Aiden Aslin: Grandmother's horror at grandson's capture in Ukraine

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Media caption,

Pamela Hall says she is worried about how Aiden Aslin is being treated

The grandmother of a British man who has been captured in Ukraine has said she is horrified by images of him being shown in Russian media.

"They're using him for propaganda purposes," said Pamela Hall, viewing a clip of her grandson Aiden Aslin from her flat in Nottinghamshire.

Mr Aslin had been defending the battered city of Mariupol.

Russia has besieged and bombarded Mariupol for weeks and Mr Aslin said his unit had to give themselves up.

Thousands of civilians have been trapped in the city, and reports suggest the city could soon fall.

Earlier this week, Russia said more than 1,000 Ukrainian marines had surrendered in Mariupol, but Ukraine denied this, saying troops were still fighting.

Image source, Facebook
Image caption,
Aiden Aslin, photographed here in Syria, has been fighting alongside the Ukrainian army

In a final video message, he said "We've finally exhausted all our resources, run out of ammunition, food, we're just waiting for the command now to lay down our arms and head towards Russian soldiers. Hopefully you'll see something from me in future."

Mr Aslin, originally from Newark in Nottinghamshire, has appeared in photos and video footage on Russian television in which he looked bruised and swollen as he was questioned.

"I was horrified absolutely horrified, my heart stopped," said his grandmother, who described the family's shock at seeing him in a brutal image being shown widely to Russian audiences.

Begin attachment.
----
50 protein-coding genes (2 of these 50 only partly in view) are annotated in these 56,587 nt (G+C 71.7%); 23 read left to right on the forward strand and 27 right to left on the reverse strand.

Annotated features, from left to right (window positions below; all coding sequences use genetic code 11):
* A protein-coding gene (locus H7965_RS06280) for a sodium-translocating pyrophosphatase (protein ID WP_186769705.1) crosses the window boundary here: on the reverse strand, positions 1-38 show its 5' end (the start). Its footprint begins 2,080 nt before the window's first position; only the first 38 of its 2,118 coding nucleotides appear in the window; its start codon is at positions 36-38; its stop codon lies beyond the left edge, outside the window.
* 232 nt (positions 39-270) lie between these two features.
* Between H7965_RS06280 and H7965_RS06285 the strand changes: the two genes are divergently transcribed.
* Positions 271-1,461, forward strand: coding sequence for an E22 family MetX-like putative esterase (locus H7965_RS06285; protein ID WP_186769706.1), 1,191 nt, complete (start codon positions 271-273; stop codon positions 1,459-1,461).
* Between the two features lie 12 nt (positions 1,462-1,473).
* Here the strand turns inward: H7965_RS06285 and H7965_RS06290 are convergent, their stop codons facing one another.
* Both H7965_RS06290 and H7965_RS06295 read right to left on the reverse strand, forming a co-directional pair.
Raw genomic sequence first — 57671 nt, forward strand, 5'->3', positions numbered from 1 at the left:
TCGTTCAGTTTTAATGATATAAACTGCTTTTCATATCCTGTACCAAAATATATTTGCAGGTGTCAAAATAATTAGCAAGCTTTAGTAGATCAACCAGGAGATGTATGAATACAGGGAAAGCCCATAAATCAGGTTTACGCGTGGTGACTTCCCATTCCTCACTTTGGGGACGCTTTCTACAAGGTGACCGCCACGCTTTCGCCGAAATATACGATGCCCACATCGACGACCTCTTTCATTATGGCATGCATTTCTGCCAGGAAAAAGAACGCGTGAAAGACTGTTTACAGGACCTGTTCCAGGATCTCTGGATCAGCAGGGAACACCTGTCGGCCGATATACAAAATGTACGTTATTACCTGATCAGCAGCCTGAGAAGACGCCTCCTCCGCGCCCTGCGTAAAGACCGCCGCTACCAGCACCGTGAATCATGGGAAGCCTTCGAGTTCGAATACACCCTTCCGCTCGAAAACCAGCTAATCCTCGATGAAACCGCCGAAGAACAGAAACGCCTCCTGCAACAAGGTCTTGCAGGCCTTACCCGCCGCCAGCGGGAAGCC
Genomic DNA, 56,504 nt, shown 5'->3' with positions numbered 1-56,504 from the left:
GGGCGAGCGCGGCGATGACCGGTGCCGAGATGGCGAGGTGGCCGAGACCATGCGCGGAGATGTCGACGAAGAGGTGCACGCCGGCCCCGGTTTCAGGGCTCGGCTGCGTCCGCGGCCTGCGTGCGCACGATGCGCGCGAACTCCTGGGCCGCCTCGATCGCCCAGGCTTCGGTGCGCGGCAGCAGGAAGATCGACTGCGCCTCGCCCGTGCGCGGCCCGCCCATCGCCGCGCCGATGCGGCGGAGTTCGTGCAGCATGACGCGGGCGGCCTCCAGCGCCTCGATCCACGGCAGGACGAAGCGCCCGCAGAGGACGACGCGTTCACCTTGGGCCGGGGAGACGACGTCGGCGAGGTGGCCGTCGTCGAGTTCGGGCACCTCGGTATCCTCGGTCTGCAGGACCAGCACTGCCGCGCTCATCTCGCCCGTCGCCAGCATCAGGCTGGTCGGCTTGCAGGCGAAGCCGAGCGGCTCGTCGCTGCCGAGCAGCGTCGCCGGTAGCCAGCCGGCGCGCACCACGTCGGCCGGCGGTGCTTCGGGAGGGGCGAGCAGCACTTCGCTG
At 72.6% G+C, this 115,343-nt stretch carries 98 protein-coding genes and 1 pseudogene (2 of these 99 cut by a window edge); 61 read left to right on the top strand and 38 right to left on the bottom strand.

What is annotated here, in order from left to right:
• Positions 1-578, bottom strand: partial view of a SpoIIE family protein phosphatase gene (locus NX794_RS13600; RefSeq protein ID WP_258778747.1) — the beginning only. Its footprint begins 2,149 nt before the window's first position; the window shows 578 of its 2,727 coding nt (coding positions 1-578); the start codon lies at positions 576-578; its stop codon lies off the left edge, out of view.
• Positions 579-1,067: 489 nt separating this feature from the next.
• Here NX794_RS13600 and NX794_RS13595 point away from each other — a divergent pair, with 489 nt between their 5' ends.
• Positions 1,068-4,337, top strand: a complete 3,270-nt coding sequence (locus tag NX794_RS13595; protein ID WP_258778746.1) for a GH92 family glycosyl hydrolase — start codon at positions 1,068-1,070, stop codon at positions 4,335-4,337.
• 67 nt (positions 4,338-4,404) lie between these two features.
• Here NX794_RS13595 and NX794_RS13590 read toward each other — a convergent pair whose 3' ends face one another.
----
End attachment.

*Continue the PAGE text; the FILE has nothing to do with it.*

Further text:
"I saw that photograph where his face is swollen, he has a nasty gash.

"Having seen him, I know he's alive but I"m not sure that's a comfort because I don't know how he's being treated."

Unlike many foreign fighters who have travelled to Ukraine since the Russian invasion, Mr Aslin was no newcomer.

He had become a marine with the Ukrainian military in 2018, was engaged to marry a Ukrainian, and had made the country his home.

The former care worker also previously fought with Kurdish armed units in Syria against so-called Islamic State.

He knew of course, the risks of military service, but his grandmother said like many people he never expected the conflict to escalate so quickly.

"We never imagined they would run out of ammunition. If they hadn't they never would have surrendered" she said.

"He was an official member of the Ukrainian marines and I hope that all of the those guys are treated with respect. He always wanted to help people and had wanted to help Ukraine, and wanted the world to help Ukraine more."

Media caption,

WATCH: Drone footage shows extensive Mariupol shelling damage

His image is now also being shown widely across pro-Kremlin social media channels.

It is a sinister warning as to what may become of someone who is British and may fall into the hands of Russian forces.

"I don't think I'll ever forget seeing his face as he was - he just looks so beaten" said Ms Hall

"They're using him, for propaganda purposes, whereas the Ukrainian guys are just one of many."

The family say they can only now hope for a prison exchange and they are in touch with the UK Foreign Office.

But this conflict is also a battle of propaganda, in which it is now clear the Kremlin are using Mr Aslin for their own ends.

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